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Update: A second accuser emerges with misconduct allegations against Supreme Court nominee Brett Kavenaugh. Also on the Monday rundown: We take you to a state where more than 60,000 kids are chronically absent from school; and we'll let you know why the rural digital divide can be a two-fold problem.

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Diaper Assistance in Missouri Could See Change for the Better

Babies need up to 12 diapers a day and many of Missouri's families have trouble affording them. (Michael Baca)
Babies need up to 12 diapers a day and many of Missouri's families have trouble affording them. (Michael Baca)
July 18, 2016

ST. LOUIS, Mo. – One dirty truth – literally – about child rearing is the high cost of diapers.

They cost families from $70 to $80 a month per child.

Congress is considering legislation that would fund pilot programs in Missouri and other states to help low-income families afford the necessity.

Currently, no federal program meets that need, says Alison Weir, director of policy and research for the National Diaper Bank Network.

"You tell people that you can't buy diapers with food stamps or WIC (Special Supplemental Nutrition Program for Women, Infants and Children) and the first response is 'What?'” she relates. “Neither program is meant for that, but the programs that were meant to cover basic needs have all shrunk to the point where there's a big hole in the safety net."

Temporary Assistance for Needy Families (TANF) is the only program that provides money that could be used for diapers.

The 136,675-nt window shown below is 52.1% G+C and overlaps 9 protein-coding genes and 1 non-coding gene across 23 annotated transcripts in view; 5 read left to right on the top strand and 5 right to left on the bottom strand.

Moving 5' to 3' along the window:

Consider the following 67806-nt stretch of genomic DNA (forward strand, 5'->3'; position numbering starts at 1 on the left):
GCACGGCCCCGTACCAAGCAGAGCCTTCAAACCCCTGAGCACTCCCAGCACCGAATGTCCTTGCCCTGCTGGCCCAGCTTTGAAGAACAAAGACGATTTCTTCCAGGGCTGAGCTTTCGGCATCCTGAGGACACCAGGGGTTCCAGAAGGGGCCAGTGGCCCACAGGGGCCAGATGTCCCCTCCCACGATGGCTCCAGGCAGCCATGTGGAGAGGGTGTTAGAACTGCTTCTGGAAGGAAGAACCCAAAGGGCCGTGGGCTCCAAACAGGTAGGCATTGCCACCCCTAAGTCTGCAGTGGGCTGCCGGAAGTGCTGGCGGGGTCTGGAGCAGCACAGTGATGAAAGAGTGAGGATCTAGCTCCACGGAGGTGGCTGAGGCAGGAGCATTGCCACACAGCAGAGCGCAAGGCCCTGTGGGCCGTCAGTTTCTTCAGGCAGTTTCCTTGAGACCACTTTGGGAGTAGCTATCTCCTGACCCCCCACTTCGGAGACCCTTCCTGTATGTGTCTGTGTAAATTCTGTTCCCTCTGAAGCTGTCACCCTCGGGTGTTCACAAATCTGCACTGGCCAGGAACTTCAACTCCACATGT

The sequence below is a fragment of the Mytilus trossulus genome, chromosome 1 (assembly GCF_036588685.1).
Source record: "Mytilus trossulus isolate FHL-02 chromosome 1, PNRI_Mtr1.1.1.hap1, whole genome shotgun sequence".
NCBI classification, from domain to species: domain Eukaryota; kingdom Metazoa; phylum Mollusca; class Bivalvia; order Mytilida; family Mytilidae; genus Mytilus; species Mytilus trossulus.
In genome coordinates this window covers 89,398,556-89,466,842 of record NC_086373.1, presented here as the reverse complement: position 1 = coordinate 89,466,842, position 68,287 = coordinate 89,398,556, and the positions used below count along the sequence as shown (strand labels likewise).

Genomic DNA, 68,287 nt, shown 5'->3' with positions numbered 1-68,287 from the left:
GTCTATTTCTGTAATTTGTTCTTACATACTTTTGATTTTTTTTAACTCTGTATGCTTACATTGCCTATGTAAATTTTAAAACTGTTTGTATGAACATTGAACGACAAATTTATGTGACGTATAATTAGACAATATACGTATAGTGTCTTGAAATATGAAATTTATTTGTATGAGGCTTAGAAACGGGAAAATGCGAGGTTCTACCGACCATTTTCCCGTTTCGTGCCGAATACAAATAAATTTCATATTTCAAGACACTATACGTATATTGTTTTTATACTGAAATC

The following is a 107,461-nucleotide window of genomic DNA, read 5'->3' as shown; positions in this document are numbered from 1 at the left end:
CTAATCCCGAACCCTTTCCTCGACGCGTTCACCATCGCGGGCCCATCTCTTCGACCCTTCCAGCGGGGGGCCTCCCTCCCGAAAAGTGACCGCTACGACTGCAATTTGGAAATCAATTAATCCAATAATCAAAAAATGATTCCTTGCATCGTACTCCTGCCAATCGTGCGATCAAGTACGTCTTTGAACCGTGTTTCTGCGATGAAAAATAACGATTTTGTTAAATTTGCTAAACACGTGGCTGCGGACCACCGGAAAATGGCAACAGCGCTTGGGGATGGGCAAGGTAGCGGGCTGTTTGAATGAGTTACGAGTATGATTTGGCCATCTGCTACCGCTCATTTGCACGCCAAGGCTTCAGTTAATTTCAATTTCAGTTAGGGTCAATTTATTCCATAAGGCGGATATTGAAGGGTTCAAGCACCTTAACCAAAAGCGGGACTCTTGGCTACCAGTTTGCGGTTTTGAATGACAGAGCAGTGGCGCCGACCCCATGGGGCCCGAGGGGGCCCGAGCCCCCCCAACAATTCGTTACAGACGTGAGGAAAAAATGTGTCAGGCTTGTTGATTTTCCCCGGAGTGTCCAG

Missouri recently opted to fund diaper banks, and California is considering a voucher to offset the cost for children enrolled in subsidized day care.

The federal bill has been referred to a House subcommittee for consideration.

Weir says the pressure to provide diapers often forces parents to make tough choices. It's a fact illustrated by a survey from >Feeding America in which parents shared some surprising confessions.

"A large number of folks admitted to delaying changing a diaper or, in some cases, shaking a diaper out and trying to reuse it,” she tells. “And if you don't have diapers in most cases you can't leave your child at day care because most day cares requires parents to provide the diapers their child will use.”

Some 5.3 million children in the U.S. aged 3 years or younger live in poor or low-income families.
Infants require up to 12 diapers per day, toddlers about eight.


Veronica Carter, Public News Service - MO